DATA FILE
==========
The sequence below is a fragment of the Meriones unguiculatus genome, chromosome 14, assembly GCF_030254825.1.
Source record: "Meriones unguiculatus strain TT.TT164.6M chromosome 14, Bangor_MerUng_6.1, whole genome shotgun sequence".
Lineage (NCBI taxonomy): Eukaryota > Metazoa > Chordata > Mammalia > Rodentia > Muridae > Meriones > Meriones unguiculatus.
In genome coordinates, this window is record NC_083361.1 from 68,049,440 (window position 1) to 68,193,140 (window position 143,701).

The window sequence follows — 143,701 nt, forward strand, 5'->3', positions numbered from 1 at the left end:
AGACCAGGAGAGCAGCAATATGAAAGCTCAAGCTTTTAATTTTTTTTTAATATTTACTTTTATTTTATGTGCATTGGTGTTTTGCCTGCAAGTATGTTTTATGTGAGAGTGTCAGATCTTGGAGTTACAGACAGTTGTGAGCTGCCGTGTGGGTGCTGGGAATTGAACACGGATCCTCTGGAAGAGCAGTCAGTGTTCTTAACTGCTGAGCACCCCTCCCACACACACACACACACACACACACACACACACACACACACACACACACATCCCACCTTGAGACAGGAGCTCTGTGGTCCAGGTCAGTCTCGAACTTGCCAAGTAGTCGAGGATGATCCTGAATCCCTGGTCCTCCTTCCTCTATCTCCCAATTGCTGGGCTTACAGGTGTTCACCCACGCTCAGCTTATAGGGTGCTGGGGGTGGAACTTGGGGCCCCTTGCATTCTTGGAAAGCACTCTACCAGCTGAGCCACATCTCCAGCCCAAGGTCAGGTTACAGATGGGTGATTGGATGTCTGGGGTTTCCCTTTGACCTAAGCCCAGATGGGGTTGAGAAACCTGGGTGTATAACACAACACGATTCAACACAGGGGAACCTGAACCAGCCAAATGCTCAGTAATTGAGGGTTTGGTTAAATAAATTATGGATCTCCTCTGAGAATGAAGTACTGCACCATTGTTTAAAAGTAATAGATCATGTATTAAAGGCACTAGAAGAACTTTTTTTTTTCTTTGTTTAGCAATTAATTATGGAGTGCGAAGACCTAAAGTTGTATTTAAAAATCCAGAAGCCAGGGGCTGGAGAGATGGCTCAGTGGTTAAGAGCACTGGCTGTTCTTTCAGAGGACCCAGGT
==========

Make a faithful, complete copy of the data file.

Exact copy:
The sequence below is a fragment of the Meriones unguiculatus genome, chromosome 14, assembly GCF_030254825.1.
Source record: "Meriones unguiculatus strain TT.TT164.6M chromosome 14, Bangor_MerUng_6.1, whole genome shotgun sequence".
Lineage (NCBI taxonomy): Eukaryota > Metazoa > Chordata > Mammalia > Rodentia > Muridae > Meriones > Meriones unguiculatus.
In genome coordinates, this window is record NC_083361.1 from 68,049,440 (window position 1) to 68,193,140 (window position 143,701).

The window sequence follows — 143,701 nt, forward strand, 5'->3', positions numbered from 1 at the left end:
AGACCAGGAGAGCAGCAATATGAAAGCTCAAGCTTTTAATTTTTTTTTAATATTTACTTTTATTTTATGTGCATTGGTGTTTTGCCTGCAAGTATGTTTTATGTGAGAGTGTCAGATCTTGGAGTTACAGACAGTTGTGAGCTGCCGTGTGGGTGCTGGGAATTGAACACGGATCCTCTGGAAGAGCAGTCAGTGTTCTTAACTGCTGAGCACCCCTCCCACACACACACACACACACACACACACACACACACACACACACACACACATCCCACCTTGAGACAGGAGCTCTGTGGTCCAGGTCAGTCTCGAACTTGCCAAGTAGTCGAGGATGATCCTGAATCCCTGGTCCTCCTTCCTCTATCTCCCAATTGCTGGGCTTACAGGTGTTCACCCACGCTCAGCTTATAGGGTGCTGGGGGTGGAACTTGGGGCCCCTTGCATTCTTGGAAAGCACTCTACCAGCTGAGCCACATCTCCAGCCCAAGGTCAGGTTACAGATGGGTGATTGGATGTCTGGGGTTTCCCTTTGACCTAAGCCCAGATGGGGTTGAGAAACCTGGGTGTATAACACAACACGATTCAACACAGGGGAACCTGAACCAGCCAAATGCTCAGTAATTGAGGGTTTGGTTAAATAAATTATGGATCTCCTCTGAGAATGAAGTACTGCACCATTGTTTAAAAGTAATAGATCATGTATTAAAGGCACTAGAAGAACTTTTTTTTTTCTTTGTTTAGCAATTAATTATGGAGTGCGAAGACCTAAAGTTGTATTTAAAAATCCAGAAGCCAGGGGCTGGAGAGATGGCTCAGTGGTTAAGAGCACTGGCTGTTCTTTCAGAGGACCCAGGT